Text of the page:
10.    Understand how interrupts support event-driven computing including input/output operations


11.    Show how reverse Polish notation and stack arrangement of registers are use to evaluate arithmetic expressions


12.    Understand how to speed up computing with pipelined instruction execution, multiprocessors, and multicomputers.


13.    Develop team-building, social, and organizational skills that they can further develop in other classes and in their professional careers through demonstrated ability to work collaboratively effectively in teams as well as able to communicate effectively orally and writing.



Tentative Examination Schedule:


Course Section

In-class Exam Dates

Project Submissions & Presentation

Final Exam Date

CS 232/CRN: 20157

2/9; 2/25; 3/25; & 4/15/2015

April 22, 2015

May 13, 2015 (Tentative)


Class meeting Schedule


Course Section

Day, Time, and Location of Class Sessions

First and Last Day of Class

CS 232/CRN: 20157

Mondays and Wednesdays : 3:30pm – 5:30pm;


First day of class: January 26, 2015

Last day of class:  May 16, 2015.




Academic Expectations and Resources: In order to do well in class students are expected to study 2 to 3 hours per week for every credit hour registered for. Students should also be reminded that some useful academic resources to support students’ success include the following.

Writing Center:

Tutorial Services:

Library Services:

Center for Academic Excellence

Academic Policies and General Regulations.


Academic Integrity: Students must accept the responsibility to be honest and to respect ethical standards in meeting their academic assignments and requirements. Integrity in the academic life requires that students demonstrate intellectual and academic achievement independent of all assistance except that authorized by the instructor. The use of an outside source in any paper, report or submission for academic credit without the appropriate acknowledgment is plagiarism. It is unethical to present as one’s own work the ideas, words, or representations of another without proper indication of the source. Therefore, it is the student’s responsibility to give credit for any quotation, idea, or data borrowed from an outside source.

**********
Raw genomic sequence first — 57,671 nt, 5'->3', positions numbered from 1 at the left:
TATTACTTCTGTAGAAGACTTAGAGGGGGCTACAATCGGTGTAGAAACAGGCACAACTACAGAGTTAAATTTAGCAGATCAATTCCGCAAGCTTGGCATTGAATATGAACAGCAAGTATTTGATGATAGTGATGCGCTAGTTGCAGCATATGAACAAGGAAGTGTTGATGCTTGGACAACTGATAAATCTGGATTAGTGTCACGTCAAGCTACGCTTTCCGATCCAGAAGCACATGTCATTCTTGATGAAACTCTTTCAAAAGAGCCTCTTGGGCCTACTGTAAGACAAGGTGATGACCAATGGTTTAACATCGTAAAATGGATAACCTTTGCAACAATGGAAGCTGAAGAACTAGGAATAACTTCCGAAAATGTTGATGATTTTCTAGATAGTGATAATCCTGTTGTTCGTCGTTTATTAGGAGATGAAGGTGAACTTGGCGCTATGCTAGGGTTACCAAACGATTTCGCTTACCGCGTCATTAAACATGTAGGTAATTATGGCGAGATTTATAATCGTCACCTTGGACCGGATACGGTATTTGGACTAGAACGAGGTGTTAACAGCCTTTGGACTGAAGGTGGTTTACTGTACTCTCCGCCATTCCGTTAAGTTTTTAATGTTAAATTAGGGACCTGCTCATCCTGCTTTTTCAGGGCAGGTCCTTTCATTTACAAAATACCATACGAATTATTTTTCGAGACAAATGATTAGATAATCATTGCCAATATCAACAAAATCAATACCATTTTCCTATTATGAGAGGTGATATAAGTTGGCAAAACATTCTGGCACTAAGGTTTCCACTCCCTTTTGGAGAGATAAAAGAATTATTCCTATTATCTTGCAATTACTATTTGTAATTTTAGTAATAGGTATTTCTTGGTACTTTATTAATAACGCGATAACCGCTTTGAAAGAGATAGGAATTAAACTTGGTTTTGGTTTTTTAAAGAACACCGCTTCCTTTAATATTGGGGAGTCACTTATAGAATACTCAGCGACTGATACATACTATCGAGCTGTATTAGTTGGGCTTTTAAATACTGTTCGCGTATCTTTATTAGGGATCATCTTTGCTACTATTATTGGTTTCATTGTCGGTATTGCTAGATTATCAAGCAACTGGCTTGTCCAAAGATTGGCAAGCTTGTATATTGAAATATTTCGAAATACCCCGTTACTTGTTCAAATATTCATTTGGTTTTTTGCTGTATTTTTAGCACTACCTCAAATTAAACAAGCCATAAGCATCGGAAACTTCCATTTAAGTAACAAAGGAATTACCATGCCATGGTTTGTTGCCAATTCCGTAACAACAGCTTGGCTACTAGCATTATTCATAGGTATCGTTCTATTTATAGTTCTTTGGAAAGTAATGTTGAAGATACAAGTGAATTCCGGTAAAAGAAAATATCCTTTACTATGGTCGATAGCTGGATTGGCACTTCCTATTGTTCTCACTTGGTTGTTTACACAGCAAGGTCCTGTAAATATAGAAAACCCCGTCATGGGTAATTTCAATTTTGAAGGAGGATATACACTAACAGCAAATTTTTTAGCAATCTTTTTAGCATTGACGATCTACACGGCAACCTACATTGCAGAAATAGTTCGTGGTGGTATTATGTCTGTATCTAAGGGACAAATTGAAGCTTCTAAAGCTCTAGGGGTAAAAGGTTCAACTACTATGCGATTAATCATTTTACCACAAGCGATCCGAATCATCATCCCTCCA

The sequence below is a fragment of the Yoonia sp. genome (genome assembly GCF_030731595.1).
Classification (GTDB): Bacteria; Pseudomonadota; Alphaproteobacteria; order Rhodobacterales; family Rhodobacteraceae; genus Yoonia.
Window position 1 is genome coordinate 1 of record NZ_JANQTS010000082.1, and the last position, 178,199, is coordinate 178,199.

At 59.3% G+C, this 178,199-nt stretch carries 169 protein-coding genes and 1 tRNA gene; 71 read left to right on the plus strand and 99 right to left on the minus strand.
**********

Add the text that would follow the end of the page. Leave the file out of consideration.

Students who fail to meet the responsibility for academic integrity subject themselves to sanctions ranging from a reduction in grade or failure in the assignment or course in which the offense occurred to suspension or dismissal from the University. Individual schools and programs may have more specific procedures for violations of academic integrity. Therefore, students are encouraged to familiarize themselves with the academic integrity policies of the University and of individual schools and programs in which they are enrolled. Students penalized for failing to maintain academic integrity who wish to appeal such action must follow the appeal procedure outlined below in the “Grades Appeal Process” section or that of the individual school or program in which they are enrolled if such school or program has a separate appeal procedure in place.



Students with Disabilities: Procedure for Students with Disabilities Who Wish to Obtain Reasonable Accommodations for a Course:  The University's commitment to equal educational opportunities for students with disabilities includes providing reasonable accommodations for the needs of students with disabilities. To request an a reasonable accommodation for a qualified disability  a student with a disability must self-identify and register with the Office of Disability Services for his or her campus. No one, including faculty, is authorized to evaluate the need for or grant a request for an accommodation except the Office of Disability Services. Moreover, no one, including faculty, is authorized to contact the Office of Disability Services on behalf of a student. For further information, please see Resources for Students with Disabilities at